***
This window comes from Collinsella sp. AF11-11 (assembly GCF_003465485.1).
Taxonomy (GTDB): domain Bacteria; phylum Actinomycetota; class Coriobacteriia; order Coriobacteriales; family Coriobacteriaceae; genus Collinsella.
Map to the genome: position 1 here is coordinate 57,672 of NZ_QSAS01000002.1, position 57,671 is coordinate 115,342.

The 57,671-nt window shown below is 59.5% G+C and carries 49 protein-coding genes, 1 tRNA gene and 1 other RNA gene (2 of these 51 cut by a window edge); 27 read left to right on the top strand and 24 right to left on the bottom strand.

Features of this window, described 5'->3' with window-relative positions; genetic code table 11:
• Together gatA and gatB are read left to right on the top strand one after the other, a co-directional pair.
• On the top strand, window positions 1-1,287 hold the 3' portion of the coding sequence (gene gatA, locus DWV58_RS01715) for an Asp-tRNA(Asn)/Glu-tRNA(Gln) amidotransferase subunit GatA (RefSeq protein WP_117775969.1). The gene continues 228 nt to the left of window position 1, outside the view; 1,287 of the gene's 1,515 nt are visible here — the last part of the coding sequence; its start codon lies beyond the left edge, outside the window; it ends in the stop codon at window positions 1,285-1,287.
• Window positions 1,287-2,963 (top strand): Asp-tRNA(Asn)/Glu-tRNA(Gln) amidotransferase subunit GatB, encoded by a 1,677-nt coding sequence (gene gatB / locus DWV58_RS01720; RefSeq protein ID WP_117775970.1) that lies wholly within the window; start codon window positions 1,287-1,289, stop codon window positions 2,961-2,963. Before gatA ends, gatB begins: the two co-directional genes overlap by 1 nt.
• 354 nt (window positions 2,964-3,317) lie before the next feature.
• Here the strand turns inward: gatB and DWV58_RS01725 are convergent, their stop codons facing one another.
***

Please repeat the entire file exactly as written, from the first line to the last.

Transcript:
This window comes from Collinsella sp. AF11-11 (assembly GCF_003465485.1).
Taxonomy (GTDB): domain Bacteria; phylum Actinomycetota; class Coriobacteriia; order Coriobacteriales; family Coriobacteriaceae; genus Collinsella.
Map to the genome: position 1 here is coordinate 57,672 of NZ_QSAS01000002.1, position 57,671 is coordinate 115,342.

The 57,671-nt window shown below is 59.5% G+C and carries 49 protein-coding genes, 1 tRNA gene and 1 other RNA gene (2 of these 51 cut by a window edge); 27 read left to right on the top strand and 24 right to left on the bottom strand.

Features of this window, described 5'->3' with window-relative positions; genetic code table 11:
• Together gatA and gatB are read left to right on the top strand one after the other, a co-directional pair.
• On the top strand, window positions 1-1,287 hold the 3' portion of the coding sequence (gene gatA, locus DWV58_RS01715) for an Asp-tRNA(Asn)/Glu-tRNA(Gln) amidotransferase subunit GatA (RefSeq protein WP_117775969.1). The gene continues 228 nt to the left of window position 1, outside the view; 1,287 of the gene's 1,515 nt are visible here — the last part of the coding sequence; its start codon lies beyond the left edge, outside the window; it ends in the stop codon at window positions 1,285-1,287.
• Window positions 1,287-2,963 (top strand): Asp-tRNA(Asn)/Glu-tRNA(Gln) amidotransferase subunit GatB, encoded by a 1,677-nt coding sequence (gene gatB / locus DWV58_RS01720; RefSeq protein ID WP_117775970.1) that lies wholly within the window; start codon window positions 1,287-1,289, stop codon window positions 2,961-2,963. Before gatA ends, gatB begins: the two co-directional genes overlap by 1 nt.
• 354 nt (window positions 2,964-3,317) lie before the next feature.
• Here the strand turns inward: gatB and DWV58_RS01725 are convergent, their stop codons facing one another.